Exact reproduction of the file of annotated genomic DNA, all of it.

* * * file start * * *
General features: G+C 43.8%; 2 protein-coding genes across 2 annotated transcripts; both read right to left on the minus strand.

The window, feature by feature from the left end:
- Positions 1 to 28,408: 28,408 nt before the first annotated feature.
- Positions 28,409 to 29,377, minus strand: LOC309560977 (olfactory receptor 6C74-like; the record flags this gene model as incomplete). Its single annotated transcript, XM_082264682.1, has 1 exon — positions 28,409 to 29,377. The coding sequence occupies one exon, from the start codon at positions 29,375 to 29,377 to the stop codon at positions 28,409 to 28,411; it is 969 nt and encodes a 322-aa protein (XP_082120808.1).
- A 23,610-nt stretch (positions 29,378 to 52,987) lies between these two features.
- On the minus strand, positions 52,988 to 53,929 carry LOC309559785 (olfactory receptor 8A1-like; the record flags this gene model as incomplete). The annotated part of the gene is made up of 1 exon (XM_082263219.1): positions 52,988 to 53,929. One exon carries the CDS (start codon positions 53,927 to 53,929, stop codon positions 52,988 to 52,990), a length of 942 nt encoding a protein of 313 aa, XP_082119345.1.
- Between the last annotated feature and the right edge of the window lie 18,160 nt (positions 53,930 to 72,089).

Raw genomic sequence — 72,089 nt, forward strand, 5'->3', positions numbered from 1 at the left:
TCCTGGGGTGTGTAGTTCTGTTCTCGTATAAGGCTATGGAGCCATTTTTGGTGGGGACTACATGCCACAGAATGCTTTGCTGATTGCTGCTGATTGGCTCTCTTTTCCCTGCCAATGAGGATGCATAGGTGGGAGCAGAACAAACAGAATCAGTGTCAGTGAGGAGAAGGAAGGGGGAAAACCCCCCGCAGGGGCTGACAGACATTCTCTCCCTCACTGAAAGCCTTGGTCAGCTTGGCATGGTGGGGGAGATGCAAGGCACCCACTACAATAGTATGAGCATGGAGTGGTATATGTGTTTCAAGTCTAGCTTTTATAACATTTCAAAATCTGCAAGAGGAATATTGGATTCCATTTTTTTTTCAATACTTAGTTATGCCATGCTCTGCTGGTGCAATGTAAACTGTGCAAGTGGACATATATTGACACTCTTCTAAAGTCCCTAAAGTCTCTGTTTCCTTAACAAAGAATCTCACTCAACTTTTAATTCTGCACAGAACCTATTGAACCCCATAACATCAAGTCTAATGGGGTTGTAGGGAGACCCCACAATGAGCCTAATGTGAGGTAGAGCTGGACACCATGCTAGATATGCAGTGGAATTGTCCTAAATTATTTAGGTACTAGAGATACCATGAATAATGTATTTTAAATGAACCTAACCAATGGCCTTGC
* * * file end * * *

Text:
General features: G+C 43.8%; 2 protein-coding genes across 2 annotated transcripts; both read right to left on the minus strand.

The window, feature by feature from the left end:
- Positions 1 to 28,408: 28,408 nt before the first annotated feature.
- Positions 28,409 to 29,377, minus strand: LOC309560977 (olfactory receptor 6C74-like; the record flags this gene model as incomplete). Its single annotated transcript, XM_082264682.1, has 1 exon — positions 28,409 to 29,377. The coding sequence occupies one exon, from the start codon at positions 29,375 to 29,377 to the stop codon at positions 28,409 to 28,411; it is 969 nt and encodes a 322-aa protein (XP_082120808.1).
- A 23,610-nt stretch (positions 29,378 to 52,987) lies between these two features.
- On the minus strand, positions 52,988 to 53,929 carry LOC309559785 (olfactory receptor 8A1-like; the record flags this gene model as incomplete). The annotated part of the gene is made up of 1 exon (XM_082263219.1): positions 52,988 to 53,929. One exon carries the CDS (start codon positions 53,927 to 53,929, stop codon positions 52,988 to 52,990), a length of 942 nt encoding a protein of 313 aa, XP_082119345.1.
- Between the last annotated feature and the right edge of the window lie 18,160 nt (positions 53,930 to 72,089).

Raw genomic sequence — 72,089 nt, forward strand, 5'->3', positions numbered from 1 at the left:
TCCTGGGGTGTGTAGTTCTGTTCTCGTATAAGGCTATGGAGCCATTTTTGGTGGGGACTACATGCCACAGAATGCTTTGCTGATTGCTGCTGATTGGCTCTCTTTTCCCTGCCAATGAGGATGCATAGGTGGGAGCAGAACAAACAGAATCAGTGTCAGTGAGGAGAAGGAAGGGGGAAAACCCCCCGCAGGGGCTGACAGACATTCTCTCCCTCACTGAAAGCCTTGGTCAGCTTGGCATGGTGGGGGAGATGCAAGGCACCCACTACAATAGTATGAGCATGGAGTGGTATATGTGTTTCAAGTCTAGCTTTTATAACATTTCAAAATCTGCAAGAGGAATATTGGATTCCATTTTTTTTTCAATACTTAGTTATGCCATGCTCTGCTGGTGCAATGTAAACTGTGCAAGTGGACATATATTGACACTCTTCTAAAGTCCCTAAAGTCTCTGTTTCCTTAACAAAGAATCTCACTCAACTTTTAATTCTGCACAGAACCTATTGAACCCCATAACATCAAGTCTAATGGGGTTGTAGGGAGACCCCACAATGAGCCTAATGTGAGGTAGAGCTGGACACCATGCTAGATATGCAGTGGAATTGTCCTAAATTATTTAGGTACTAGAGATACCATGAATAATGTATTTTAAATGAACCTAACCAATGGCCTTGC